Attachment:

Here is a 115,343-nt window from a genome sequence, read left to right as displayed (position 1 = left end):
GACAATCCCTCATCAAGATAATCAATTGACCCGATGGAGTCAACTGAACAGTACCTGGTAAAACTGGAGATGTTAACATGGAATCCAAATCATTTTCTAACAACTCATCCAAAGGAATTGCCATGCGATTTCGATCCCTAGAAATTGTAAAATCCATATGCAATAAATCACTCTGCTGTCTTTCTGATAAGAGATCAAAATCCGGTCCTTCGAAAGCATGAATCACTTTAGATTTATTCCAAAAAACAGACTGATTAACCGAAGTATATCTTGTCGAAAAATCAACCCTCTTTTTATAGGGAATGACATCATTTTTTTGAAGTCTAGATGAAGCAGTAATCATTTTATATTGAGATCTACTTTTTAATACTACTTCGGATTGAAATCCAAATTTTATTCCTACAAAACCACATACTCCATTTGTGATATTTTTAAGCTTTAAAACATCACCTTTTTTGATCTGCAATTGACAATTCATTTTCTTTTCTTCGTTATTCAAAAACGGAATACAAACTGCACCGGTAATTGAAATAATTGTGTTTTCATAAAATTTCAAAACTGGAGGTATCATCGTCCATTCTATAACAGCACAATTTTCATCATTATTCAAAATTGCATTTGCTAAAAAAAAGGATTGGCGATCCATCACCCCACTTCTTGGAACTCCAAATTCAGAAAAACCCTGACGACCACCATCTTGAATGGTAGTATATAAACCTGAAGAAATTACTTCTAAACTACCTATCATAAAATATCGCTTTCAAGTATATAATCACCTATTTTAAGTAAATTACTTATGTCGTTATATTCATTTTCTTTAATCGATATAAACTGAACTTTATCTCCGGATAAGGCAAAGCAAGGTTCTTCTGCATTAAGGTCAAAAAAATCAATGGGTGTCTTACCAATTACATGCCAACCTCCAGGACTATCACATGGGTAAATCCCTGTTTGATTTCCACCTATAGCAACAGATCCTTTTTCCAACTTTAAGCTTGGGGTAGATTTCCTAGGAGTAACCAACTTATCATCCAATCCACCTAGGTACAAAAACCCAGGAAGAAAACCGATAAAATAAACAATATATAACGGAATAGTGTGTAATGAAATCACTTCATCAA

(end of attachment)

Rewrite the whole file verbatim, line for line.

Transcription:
Here is a 115,343-nt window from a genome sequence, read left to right as displayed (position 1 = left end):
GACAATCCCTCATCAAGATAATCAATTGACCCGATGGAGTCAACTGAACAGTACCTGGTAAAACTGGAGATGTTAACATGGAATCCAAATCATTTTCTAACAACTCATCCAAAGGAATTGCCATGCGATTTCGATCCCTAGAAATTGTAAAATCCATATGCAATAAATCACTCTGCTGTCTTTCTGATAAGAGATCAAAATCCGGTCCTTCGAAAGCATGAATCACTTTAGATTTATTCCAAAAAACAGACTGATTAACCGAAGTATATCTTGTCGAAAAATCAACCCTCTTTTTATAGGGAATGACATCATTTTTTTGAAGTCTAGATGAAGCAGTAATCATTTTATATTGAGATCTACTTTTTAATACTACTTCGGATTGAAATCCAAATTTTATTCCTACAAAACCACATACTCCATTTGTGATATTTTTAAGCTTTAAAACATCACCTTTTTTGATCTGCAATTGACAATTCATTTTCTTTTCTTCGTTATTCAAAAACGGAATACAAACTGCACCGGTAATTGAAATAATTGTGTTTTCATAAAATTTCAAAACTGGAGGTATCATCGTCCATTCTATAACAGCACAATTTTCATCATTATTCAAAATTGCATTTGCTAAAAAAAAGGATTGGCGATCCATCACCCCACTTCTTGGAACTCCAAATTCAGAAAAACCCTGACGACCACCATCTTGAATGGTAGTATATAAACCTGAAGAAATTACTTCTAAACTACCTATCATAAAATATCGCTTTCAAGTATATAATCACCTATTTTAAGTAAATTACTTATGTCGTTATATTCATTTTCTTTAATCGATATAAACTGAACTTTATCTCCGGATAAGGCAAAGCAAGGTTCTTCTGCATTAAGGTCAAAAAAATCAATGGGTGTCTTACCAATTACATGCCAACCTCCAGGACTATCACATGGGTAAATCCCTGTTTGATTTCCACCTATAGCAACAGATCCTTTTTCCAACTTTAAGCTTGGGGTAGATTTCCTAGGAGTAACCAACTTATCATCCAATCCACCTAGGTACAAAAACCCAGGAAGAAAACCGATAAAATAAACAATATATAACGGAATAGTGTGTAATGAAATCACTTCATCAA